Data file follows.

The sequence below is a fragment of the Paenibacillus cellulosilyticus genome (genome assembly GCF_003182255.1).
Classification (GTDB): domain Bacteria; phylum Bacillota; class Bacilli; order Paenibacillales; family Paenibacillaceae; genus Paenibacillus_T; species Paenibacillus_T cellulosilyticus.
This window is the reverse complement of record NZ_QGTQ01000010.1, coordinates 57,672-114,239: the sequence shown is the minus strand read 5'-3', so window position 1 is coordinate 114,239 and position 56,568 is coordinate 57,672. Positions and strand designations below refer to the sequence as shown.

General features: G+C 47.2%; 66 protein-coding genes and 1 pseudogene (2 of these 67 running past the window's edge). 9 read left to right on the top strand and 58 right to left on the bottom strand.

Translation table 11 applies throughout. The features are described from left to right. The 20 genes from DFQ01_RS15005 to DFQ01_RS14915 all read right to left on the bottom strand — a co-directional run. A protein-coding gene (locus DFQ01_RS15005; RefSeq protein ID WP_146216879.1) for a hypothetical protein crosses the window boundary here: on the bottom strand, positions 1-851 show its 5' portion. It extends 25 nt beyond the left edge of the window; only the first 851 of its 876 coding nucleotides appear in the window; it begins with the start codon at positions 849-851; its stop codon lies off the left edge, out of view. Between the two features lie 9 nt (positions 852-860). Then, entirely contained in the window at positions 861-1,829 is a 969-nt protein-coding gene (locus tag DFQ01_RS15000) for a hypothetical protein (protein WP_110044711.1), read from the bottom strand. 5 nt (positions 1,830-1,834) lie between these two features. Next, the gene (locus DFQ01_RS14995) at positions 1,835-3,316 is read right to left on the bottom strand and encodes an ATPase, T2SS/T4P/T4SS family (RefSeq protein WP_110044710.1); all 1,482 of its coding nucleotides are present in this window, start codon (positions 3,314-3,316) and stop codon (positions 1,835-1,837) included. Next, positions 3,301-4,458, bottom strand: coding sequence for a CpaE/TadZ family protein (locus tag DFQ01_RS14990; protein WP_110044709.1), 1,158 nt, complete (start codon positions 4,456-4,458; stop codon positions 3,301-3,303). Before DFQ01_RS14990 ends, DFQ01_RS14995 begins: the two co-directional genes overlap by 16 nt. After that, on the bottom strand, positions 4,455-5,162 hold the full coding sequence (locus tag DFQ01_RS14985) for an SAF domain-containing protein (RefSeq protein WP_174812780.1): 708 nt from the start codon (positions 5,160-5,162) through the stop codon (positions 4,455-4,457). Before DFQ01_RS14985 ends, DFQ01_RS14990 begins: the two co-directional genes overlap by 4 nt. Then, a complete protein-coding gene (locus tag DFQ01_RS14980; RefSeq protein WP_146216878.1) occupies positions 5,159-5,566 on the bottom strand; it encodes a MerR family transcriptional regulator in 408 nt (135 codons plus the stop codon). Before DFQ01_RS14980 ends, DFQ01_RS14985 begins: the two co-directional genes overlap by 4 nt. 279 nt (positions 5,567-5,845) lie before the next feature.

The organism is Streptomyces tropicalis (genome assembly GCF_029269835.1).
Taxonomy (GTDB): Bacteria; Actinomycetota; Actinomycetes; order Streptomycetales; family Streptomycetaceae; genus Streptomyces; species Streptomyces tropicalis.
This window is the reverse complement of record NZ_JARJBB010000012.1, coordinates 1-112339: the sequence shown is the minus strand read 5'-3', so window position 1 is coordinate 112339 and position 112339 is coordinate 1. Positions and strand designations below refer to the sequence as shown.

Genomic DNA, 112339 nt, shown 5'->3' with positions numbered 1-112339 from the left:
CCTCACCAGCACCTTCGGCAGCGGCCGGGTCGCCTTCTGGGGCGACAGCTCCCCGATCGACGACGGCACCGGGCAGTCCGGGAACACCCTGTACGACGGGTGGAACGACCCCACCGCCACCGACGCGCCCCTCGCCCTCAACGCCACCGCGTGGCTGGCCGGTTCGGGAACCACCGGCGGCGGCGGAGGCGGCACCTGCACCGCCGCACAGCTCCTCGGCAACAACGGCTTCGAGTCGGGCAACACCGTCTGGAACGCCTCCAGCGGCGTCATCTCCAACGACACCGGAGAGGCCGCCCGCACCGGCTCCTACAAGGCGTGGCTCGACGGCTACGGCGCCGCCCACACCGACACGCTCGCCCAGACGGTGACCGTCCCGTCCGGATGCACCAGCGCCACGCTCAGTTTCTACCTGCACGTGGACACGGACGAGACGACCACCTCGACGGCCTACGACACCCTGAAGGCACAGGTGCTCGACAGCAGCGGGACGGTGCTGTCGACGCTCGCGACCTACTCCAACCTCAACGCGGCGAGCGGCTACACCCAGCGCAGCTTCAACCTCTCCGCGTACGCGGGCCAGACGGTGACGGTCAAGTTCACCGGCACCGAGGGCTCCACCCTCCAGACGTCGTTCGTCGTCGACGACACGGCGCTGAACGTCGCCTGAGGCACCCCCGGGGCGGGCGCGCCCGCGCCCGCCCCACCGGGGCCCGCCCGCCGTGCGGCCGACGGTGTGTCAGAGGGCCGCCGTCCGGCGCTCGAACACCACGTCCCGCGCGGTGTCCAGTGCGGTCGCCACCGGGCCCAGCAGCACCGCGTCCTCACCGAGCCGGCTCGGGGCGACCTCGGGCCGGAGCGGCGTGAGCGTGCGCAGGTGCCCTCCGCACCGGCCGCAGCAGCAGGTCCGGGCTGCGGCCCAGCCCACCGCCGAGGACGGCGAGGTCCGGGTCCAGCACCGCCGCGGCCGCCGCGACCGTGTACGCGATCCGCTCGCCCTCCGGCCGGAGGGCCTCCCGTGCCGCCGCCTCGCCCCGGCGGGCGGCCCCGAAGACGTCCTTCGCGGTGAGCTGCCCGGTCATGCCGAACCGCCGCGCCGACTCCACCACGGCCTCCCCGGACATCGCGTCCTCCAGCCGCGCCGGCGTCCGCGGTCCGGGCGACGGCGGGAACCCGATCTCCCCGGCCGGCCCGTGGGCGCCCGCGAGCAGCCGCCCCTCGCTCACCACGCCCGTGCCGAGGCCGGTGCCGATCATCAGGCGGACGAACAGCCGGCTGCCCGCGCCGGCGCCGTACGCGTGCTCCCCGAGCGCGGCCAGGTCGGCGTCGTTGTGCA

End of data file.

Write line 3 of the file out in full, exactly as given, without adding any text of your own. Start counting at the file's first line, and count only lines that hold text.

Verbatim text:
This window is the reverse complement of record NZ_QGTQ01000010.1, coordinates 57,672-114,239: the sequence shown is the minus strand read 5'-3', so window position 1 is coordinate 114,239 and position 56,568 is coordinate 57,672. Positions and strand designations below refer to the sequence as shown.